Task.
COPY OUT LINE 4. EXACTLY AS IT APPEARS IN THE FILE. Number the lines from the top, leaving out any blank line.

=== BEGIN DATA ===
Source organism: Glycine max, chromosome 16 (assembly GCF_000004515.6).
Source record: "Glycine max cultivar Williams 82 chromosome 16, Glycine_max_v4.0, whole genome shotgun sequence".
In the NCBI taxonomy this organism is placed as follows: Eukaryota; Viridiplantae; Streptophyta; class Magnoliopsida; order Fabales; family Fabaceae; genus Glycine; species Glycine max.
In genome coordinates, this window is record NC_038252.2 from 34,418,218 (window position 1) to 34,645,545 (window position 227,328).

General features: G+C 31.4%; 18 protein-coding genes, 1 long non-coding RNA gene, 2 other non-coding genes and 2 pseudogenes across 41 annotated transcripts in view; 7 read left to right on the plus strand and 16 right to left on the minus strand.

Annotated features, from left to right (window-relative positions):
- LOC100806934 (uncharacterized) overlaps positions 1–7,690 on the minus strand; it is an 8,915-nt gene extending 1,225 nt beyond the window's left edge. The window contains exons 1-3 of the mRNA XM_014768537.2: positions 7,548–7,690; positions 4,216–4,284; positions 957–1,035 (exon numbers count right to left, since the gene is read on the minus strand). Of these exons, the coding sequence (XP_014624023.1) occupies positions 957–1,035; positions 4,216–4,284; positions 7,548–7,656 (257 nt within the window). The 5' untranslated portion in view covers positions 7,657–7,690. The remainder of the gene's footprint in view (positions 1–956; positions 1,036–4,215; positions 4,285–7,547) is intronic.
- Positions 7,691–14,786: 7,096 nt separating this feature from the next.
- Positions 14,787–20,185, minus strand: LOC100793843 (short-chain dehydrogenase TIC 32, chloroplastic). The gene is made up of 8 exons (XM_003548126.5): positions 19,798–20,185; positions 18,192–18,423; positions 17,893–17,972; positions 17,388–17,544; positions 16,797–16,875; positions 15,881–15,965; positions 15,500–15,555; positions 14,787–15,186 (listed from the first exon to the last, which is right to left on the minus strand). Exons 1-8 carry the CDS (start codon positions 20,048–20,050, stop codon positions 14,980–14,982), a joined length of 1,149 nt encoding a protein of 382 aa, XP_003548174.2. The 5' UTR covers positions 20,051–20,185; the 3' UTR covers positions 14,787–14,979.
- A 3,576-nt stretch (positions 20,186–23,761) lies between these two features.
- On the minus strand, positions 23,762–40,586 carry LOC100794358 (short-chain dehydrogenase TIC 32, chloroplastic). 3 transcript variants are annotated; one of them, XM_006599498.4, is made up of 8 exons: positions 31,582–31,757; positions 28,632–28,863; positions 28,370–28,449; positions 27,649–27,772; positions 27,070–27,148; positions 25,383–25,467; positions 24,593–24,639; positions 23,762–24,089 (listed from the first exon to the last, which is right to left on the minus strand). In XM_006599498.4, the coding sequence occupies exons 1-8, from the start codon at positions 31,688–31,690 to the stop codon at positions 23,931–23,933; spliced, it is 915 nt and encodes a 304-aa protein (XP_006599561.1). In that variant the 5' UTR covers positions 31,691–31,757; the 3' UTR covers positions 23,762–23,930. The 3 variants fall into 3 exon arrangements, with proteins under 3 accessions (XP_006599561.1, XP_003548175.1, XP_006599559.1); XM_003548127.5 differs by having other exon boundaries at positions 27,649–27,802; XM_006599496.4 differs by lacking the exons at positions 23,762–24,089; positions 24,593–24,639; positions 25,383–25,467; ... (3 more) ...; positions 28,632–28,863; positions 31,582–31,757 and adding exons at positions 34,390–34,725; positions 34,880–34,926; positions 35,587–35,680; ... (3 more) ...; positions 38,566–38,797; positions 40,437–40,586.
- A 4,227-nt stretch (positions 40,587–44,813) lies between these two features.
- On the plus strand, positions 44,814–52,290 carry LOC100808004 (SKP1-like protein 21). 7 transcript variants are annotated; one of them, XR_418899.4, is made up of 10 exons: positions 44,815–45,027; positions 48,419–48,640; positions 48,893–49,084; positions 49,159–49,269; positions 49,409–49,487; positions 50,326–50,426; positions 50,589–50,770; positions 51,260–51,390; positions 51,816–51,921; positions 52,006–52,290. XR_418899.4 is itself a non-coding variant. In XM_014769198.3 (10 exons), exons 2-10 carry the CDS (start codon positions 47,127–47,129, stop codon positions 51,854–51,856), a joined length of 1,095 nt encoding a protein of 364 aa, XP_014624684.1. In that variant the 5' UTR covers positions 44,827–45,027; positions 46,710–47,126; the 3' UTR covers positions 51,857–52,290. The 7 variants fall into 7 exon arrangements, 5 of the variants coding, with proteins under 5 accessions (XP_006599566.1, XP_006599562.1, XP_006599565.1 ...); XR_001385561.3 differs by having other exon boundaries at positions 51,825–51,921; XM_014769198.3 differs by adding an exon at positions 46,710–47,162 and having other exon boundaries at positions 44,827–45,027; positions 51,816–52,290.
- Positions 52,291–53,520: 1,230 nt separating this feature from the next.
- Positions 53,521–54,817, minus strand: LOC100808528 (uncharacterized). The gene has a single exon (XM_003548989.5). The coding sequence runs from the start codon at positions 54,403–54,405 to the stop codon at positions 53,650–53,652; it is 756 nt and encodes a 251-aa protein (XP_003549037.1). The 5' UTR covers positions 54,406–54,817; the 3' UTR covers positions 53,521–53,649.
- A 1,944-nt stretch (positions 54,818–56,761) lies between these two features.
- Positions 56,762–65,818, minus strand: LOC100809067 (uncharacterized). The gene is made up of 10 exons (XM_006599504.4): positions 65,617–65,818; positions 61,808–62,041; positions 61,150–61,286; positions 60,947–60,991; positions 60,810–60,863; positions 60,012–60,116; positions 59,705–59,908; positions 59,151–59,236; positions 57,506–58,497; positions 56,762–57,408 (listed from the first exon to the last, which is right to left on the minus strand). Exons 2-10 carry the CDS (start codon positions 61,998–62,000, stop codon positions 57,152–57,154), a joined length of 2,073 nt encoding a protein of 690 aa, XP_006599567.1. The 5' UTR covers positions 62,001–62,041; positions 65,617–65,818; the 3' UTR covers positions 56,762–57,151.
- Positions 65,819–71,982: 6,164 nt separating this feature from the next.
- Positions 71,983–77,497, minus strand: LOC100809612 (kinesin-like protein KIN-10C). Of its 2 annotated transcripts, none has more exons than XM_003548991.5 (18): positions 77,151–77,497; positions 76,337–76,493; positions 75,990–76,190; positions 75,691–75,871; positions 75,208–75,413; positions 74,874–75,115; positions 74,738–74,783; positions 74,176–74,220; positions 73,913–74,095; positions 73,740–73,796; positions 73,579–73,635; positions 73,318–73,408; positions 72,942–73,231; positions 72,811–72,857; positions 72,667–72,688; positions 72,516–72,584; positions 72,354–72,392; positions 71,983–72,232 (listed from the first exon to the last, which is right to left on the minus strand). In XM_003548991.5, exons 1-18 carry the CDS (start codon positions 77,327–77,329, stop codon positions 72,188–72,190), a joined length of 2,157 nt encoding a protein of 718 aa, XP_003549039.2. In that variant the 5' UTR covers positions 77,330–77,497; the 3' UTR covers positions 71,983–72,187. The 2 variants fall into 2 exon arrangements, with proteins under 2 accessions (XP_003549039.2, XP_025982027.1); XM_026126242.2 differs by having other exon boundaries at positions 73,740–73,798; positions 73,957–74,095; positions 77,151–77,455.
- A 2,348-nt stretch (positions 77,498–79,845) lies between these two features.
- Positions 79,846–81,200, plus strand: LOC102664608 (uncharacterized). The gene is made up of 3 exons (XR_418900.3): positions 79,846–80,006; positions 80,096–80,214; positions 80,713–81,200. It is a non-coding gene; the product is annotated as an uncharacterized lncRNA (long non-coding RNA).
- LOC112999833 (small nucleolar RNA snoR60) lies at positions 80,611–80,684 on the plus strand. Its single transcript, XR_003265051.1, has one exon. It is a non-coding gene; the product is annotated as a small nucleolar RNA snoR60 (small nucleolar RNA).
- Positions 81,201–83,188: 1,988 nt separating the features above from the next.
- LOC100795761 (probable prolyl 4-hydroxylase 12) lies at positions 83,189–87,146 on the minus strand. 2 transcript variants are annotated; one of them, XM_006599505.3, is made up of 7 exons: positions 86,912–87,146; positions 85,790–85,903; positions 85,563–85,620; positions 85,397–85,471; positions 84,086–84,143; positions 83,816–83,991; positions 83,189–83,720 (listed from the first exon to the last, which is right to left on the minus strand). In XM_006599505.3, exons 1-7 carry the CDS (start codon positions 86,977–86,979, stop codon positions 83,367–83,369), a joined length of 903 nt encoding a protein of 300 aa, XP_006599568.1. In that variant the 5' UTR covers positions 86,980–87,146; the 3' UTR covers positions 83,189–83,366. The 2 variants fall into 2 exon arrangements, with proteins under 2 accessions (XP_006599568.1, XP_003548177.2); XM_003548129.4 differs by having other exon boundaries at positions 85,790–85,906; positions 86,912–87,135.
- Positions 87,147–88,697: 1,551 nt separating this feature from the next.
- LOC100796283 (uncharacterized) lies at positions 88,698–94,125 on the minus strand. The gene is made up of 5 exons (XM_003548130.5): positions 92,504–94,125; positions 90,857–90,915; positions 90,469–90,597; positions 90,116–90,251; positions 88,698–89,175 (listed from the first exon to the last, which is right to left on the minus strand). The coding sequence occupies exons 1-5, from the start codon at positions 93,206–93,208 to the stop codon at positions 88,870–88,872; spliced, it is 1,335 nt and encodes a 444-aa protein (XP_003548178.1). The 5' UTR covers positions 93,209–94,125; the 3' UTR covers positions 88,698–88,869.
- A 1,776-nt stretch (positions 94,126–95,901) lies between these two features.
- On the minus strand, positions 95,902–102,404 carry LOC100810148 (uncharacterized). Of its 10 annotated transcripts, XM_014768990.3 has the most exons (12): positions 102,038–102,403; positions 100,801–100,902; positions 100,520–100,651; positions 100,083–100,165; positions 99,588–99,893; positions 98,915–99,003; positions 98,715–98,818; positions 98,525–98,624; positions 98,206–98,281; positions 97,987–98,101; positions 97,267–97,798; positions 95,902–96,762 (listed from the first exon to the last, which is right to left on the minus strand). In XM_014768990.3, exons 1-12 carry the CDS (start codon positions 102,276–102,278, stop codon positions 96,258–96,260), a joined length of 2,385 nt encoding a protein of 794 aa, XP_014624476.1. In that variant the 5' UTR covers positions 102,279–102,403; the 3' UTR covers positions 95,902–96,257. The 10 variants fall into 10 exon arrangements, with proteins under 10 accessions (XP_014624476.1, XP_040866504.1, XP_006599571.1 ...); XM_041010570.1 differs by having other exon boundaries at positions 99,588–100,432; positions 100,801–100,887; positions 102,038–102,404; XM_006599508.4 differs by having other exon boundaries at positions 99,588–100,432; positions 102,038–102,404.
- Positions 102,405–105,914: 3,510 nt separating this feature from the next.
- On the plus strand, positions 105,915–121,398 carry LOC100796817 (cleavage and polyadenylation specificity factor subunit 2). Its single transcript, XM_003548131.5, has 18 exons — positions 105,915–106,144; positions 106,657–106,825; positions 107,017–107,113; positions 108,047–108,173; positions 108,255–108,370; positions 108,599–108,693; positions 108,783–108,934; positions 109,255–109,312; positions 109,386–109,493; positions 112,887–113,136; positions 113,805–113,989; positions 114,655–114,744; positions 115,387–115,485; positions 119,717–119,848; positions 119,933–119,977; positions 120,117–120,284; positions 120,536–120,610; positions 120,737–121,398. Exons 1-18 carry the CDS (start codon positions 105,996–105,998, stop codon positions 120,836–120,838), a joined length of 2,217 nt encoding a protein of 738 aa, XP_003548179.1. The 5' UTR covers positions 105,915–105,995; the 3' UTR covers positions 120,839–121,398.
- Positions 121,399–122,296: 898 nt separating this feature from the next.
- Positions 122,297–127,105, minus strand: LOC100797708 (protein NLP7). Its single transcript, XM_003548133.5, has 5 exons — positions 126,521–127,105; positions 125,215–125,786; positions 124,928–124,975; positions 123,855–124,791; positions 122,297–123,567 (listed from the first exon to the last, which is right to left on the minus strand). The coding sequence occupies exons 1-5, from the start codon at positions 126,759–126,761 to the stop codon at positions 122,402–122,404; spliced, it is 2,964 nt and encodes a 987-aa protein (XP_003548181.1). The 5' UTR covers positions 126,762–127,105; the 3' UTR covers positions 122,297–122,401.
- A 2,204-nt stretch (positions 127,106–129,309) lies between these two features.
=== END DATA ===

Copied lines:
In genome coordinates, this window is record NC_038252.2 from 34,418,218 (window position 1) to 34,645,545 (window position 227,328).